|Earl of Orkney|
|Title held||? to 963|
Arnfinn, Havard, Hlodvir, Ljot, Skuli and 2 daughters
|Native name||Þorfinnr hausakljúfr - Thorfinn Skull-splitter|
|Noble family||Norse Earls of Orkney|
Thorfinn Torf-Einarsson also known as Thorfinn Skull-splitter (from the Old Norse Þorfinnr hausakljúfr) was a 10th-century Earl of Orkney. He appears in the Orkneyinga saga and briefly in St Olaf's Saga, as incorporated into the Heimskringla. These compelling stories were first written down in Iceland in the early 13th century and much of the information they contain is "hard to corroborate".
Thorfinn was the youngest son of Torf-Einarr, himself the son of Rognvald Eysteinsson, the first Earl of Orkney. Torf-Einarr had two other sons, Arnkel and Erlend who "fell in a war expedition" at an unspecified location in England along with Erik Bloodaxe. Erik's widow, Gunnhildr then fled north to Orkney with her sons who used the islands as a base for summer raiding expeditions.
Thorfinn had five sons: Arnfinn, Havard, Hlodvir, Ljot, and Skuli. Their mother was Grelad, a daughter of "Earl Dungad of Caithness" and Groa, herself a daughter of Thorstein the Red. Grelad's Norse credentials were thus impressive, but it has been suggested that her connection to this "earl" of Caithness may have been more important for the Orkney earldom. It is likely that Dungad was a member of a pre-Norse era ruling family and that the marriage brought Groa's descendents within the Celtic derbfine and helped to legitimise their ambitions on the north mainland of Scotland. Thorfinn and Grelod also had two daughters whose names are not known, each of whom had a son called Einar - Einar kliningr ("Buttered-bread") and Einar harðkjotr ("Hard-mouth").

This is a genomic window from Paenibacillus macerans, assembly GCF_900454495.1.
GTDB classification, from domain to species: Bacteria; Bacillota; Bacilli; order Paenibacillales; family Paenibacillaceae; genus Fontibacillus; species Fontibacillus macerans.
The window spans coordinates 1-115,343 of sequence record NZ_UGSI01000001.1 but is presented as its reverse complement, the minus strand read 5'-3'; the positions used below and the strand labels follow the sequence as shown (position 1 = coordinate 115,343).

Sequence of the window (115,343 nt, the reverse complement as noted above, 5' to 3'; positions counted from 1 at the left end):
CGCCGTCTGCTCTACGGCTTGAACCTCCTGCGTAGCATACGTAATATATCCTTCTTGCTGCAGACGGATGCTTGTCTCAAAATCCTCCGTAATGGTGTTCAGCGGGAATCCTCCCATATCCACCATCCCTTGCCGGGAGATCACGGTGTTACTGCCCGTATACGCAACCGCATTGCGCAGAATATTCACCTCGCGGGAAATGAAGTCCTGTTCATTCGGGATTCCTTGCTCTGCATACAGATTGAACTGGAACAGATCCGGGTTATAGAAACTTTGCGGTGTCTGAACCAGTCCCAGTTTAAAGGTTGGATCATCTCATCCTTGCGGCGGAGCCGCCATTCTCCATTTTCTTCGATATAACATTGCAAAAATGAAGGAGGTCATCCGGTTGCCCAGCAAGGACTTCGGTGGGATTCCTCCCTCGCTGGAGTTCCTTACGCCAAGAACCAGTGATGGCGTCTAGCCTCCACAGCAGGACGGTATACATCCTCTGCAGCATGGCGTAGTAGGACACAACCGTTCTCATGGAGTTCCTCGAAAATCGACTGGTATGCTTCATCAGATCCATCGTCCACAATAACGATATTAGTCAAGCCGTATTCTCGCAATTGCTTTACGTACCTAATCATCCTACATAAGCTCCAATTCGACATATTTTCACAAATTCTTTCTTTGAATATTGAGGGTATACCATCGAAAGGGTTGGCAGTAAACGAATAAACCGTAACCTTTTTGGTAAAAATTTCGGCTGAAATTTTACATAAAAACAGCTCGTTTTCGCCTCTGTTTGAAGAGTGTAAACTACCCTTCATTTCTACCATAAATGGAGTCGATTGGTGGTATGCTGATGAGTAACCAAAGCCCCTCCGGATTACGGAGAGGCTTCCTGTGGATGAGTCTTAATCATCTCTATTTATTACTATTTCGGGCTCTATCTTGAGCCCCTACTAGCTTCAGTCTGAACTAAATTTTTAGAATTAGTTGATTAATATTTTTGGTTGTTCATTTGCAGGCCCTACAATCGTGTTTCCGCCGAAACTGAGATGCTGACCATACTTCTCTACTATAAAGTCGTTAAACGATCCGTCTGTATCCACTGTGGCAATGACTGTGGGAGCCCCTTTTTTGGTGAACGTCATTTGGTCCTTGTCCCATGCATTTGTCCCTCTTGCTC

Gunnhildr and her family later set out for Norway, but before they left they "gave" their daughter Ragnhild Eriksdotter to Arnfinn Thorfinnsson in marriage. In the later days of Thorfinn's rule, the sons of Eric Bloodaxe fled Norway and returned to Orkney where they "committed great excesses".
Death and legacy
Thorfinn Torf-Einarsson lived to be an old man and may have died c. 963 "on a bed of sickness". He is said to have been buried at the broch site at Howe of Hoxa on South Ronaldsay. According to St Olaf's Saga his sons became Earls after him but the earldom was then beset by dynastic strife.
Ragnhild had her husband Arnfinn killed at Murkle in Caithness and married his brother Havard "Harvest-happy" who then ruled as earl for a time. Not content with this new arrangement Ragnhild then conspired with her nephew Einar kliningr, who killed Havard at the battle of Havarðsteiger near Stenness. Einar and Ragnhild then fell out and the latter persuaded Einar harðkjotr to attack and kill his cousin Einar kliningr in turn. Ragnhild's ambitions were still not assuaged and this "female spider" then colluded with Ljot Thorfinnson who she married and then he had the second Einar killed. Having now married three of Thorfinn's sons in succession no more is told of Ragnhild and Ljot became earl and an "excellent leader".